Medical Device Daily Washington Editor
WASHINGTON - Thanks to a tremendous amount of confusion over the meaning and implications of the word "recall," the FDA announced that it will look into whether the term creates more problems than it solves.
Still left up in the air is the question of whether the agency can legally do this without help from Congress. However, at least one association and one Capitol Hill staffer feel that any such change can be dealt with via regulations and requires no statutory address.
The issue surfaced again with last week's roll-out of a new set of recommendations by the Heart Rhythm Society (HRS; Washington) concerning the language and methods for reporting heart rhythm device malfunctions (Medical Device Daily, Sept. 28, 2006). Dwight Reynolds, MD, president of HRS, said "recall" carries a pejorative ring and has resulted in the explantation of perfectly serviceable rhythm devices from patients. HRS wants the FDA to eliminate its use of the word in connection with implantable defibrillators altogether and substitute an expression such as "Class I advisory."
By some accounts, the agency has issued alerts and notifications of various kinds for more than 300,000 defibrillators and pacemakers since 1990, but the rate of replacement of pacemakers due to malfunctions has been less than 5 per 1,000 and 21 per 1,000 for defibrillators.
According to the Prudential Equity Group (New York), defibrillator implantations have dropped by about 8% in the past 12 months. However, given that doctors implanted roughly a quarter of a million defibrillators in 2005, the need for a recall by one name or another is unlikely to vanish any time soon, regardless of the approach the agency takes.
Amy Melnick, vice president for health policy at HRS, told MDD, "[w]e had an attorney look at this, and the opinion we received was that FDA can do this without Congressional approval."
To make the change, she said, "there are challenges, but it can be done." Melnick nonetheless noted that Congressional input would help, saying, "It might be appropriate to put this change into MDUFMA," the reauthorization of the Medical Device User Fee Modernization Act of 2002 which Congress must take care of next year.
She added: "FDA is doing their due diligence and have acknowledged privately and publicly that the word has caused unnecessary surgeries," but that HRS is nonetheless of the opinion that "it's imperative that Congress take an interest in this."
HRS's interest in this verbiage is restricted to implantable rhythm devices, and it does not believe that the agency would have to implement a similar change of wording across all the products it regulates.
Melnick said that in HRS's talks with the agency, "they did not raise the issue of other products." She made the case that any fix, regulatory or statutory, "can be written narrowly" to apply to a particular range of products.
When asked if a different terminology for different products and/or classes of products might sow confusion in the public mind, Melnick said that this would not be a problem "from an HRS perspective."
Kevin Schweers, a member of the staff at the House Energy and Commerce Committee told MDD: "At first glance, it seems like FDA has enough flexibility to make these sorts of decisions."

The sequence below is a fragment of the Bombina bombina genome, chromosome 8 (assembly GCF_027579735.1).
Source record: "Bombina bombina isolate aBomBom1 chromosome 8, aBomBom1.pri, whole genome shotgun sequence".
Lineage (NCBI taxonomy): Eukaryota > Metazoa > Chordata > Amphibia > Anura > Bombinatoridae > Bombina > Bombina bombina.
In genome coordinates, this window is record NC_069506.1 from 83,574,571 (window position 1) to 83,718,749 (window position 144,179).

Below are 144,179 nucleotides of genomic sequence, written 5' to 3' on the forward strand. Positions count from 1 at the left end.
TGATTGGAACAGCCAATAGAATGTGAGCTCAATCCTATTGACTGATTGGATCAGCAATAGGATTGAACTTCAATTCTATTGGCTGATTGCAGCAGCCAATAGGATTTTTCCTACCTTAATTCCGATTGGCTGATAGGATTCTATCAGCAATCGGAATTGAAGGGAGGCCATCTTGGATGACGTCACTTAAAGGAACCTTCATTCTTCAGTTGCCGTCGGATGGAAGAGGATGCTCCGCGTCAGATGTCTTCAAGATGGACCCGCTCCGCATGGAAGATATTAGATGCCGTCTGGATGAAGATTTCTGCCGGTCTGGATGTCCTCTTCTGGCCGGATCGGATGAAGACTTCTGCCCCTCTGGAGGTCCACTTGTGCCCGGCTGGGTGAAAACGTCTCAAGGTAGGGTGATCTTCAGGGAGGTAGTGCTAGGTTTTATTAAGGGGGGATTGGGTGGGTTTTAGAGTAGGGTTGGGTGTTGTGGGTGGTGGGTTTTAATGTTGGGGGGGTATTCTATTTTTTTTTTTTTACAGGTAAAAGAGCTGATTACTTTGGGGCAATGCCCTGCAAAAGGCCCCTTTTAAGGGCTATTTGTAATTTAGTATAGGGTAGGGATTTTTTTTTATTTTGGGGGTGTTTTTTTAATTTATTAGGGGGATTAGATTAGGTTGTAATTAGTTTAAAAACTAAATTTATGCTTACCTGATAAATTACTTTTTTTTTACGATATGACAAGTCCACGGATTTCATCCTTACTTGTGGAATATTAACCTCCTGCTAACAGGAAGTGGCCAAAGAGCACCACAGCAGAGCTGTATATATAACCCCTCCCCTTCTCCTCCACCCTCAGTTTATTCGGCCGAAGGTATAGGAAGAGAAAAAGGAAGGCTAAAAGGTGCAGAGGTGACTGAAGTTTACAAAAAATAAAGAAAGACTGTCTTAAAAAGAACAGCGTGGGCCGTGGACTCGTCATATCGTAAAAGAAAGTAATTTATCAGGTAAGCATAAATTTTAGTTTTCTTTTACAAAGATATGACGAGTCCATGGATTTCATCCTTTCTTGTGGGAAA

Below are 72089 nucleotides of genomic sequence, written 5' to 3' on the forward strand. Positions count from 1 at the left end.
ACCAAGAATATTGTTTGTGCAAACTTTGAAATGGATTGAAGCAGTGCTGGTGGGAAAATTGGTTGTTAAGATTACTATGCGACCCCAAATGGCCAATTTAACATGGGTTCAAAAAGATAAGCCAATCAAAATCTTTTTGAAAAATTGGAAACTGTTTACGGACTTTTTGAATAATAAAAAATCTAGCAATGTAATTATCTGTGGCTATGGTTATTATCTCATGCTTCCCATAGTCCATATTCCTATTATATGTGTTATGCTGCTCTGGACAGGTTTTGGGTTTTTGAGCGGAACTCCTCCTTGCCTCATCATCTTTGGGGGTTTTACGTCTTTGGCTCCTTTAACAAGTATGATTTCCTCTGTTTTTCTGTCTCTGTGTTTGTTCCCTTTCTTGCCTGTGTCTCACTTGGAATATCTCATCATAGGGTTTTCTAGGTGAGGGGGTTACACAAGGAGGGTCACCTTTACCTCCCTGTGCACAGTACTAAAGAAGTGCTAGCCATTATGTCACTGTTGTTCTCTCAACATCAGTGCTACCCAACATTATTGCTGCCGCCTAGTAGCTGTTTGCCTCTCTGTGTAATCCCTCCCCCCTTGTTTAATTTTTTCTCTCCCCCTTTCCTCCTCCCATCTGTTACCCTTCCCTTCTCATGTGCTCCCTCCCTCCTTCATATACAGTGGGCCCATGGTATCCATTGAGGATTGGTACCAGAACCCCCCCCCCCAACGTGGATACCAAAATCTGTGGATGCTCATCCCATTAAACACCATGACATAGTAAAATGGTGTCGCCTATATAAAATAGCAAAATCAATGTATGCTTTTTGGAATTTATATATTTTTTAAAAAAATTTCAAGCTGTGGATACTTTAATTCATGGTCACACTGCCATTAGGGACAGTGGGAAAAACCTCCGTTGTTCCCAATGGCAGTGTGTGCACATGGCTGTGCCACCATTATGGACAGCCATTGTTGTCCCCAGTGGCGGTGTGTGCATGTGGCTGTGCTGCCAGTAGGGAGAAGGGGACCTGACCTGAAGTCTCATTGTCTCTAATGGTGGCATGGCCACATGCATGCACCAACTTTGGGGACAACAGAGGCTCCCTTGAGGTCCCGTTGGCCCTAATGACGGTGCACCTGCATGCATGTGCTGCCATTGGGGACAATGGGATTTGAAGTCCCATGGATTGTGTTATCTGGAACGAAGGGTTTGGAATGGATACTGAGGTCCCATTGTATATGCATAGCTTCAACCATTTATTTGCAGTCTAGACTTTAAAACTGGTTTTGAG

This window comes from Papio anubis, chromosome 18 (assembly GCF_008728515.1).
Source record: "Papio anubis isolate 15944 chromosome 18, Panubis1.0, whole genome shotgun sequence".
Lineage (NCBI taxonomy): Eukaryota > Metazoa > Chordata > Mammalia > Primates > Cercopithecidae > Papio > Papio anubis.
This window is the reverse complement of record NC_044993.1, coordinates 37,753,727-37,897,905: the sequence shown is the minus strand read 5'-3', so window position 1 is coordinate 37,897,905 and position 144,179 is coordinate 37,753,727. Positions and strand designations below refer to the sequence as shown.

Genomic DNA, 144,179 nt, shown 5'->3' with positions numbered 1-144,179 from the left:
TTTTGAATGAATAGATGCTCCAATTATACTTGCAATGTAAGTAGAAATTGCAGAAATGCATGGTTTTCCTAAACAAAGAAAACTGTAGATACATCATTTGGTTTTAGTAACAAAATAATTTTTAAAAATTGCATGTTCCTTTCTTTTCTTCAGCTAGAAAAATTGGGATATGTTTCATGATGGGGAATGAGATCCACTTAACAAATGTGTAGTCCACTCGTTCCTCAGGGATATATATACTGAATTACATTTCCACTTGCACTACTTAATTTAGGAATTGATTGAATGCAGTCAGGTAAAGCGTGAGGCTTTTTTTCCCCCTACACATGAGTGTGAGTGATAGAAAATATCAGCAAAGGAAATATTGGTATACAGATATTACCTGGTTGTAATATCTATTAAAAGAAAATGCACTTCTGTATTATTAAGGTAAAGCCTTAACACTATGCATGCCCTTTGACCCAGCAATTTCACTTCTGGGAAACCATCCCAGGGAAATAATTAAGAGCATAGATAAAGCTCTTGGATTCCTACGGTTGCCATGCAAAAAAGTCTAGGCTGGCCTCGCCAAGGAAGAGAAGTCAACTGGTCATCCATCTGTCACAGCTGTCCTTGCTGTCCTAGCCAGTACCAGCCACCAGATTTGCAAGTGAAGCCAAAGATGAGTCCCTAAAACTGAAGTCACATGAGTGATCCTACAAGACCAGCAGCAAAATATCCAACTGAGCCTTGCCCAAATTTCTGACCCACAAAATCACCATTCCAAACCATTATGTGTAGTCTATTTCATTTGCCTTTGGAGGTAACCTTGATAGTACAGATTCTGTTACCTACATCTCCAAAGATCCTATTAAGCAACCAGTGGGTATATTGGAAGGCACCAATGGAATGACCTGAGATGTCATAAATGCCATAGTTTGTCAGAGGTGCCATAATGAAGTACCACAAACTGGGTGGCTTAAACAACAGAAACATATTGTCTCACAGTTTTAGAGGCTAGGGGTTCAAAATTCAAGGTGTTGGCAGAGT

Agency seeks comment on OCP procedures
The FDA has completed its internal review of the way it regulates combination products and sees room for tweaking. But it may opt for an informal fix for some of the drag encountered in assigning jurisdiction for products that use both drugs and biologics.
The agency asks that public comment be submitted on or before Nov. 27.
In a Sept. 28 notice in the Federal Register, the agency stated that the Office of Combination Products (OCP) will continue to assign a product to the center that would review the component that provides the primary mode of action were it a stand-alone product. In the event of uncertainty, OCP defaults to a decision tree that assigns the product to a center based on similarity to previously approved combo products that raised similar questions regarding safety and efficacy. If that analysis leads nowhere, the center with the most expertise gets the job.
Review times at OCP for requests for determination of classification (RFDs) were originally set at a 60-day limit, but the average turn-around has been 37.7 days, with the longest running 59 days as of March 31, 2006. Requests for reconsideration are scheduled to come back to the submitter within 15 days, but the notice does not give information on OCP's response times for these actions.
The notice points out that the inter-center agreements, or ICAs, between the three centers involved are not binding, but that those ICAs have performed in a way that is "generally consistent with the requirements of section 503 (g)."
However, some jurisdictional decisions made since 1991 fly against the expected center assignment "because of the particular product's specific characteristics or use," and some such odd-seeming classifications were stimulated by requests for reclassification. The agency also said that the reassignment of some products from the Center for Biologics Evaluation and Review to the Center for Drug Evaluation and Review has added to the confusion.
The FDA is of the opinion that while the ICAs between the Center for Devices and Radiological Health and the other two centers are working reasonably well, it had considered updating the agreement between CBER and CDER. Such a rewrite would be cumbersome, however, and in any case, "would soon be out of date as well."
Instead, the agency "preliminarily proposes to rescind the CBER-CDER ICA" in favor of informal mechanisms that provide greater transparency in its decision-making process.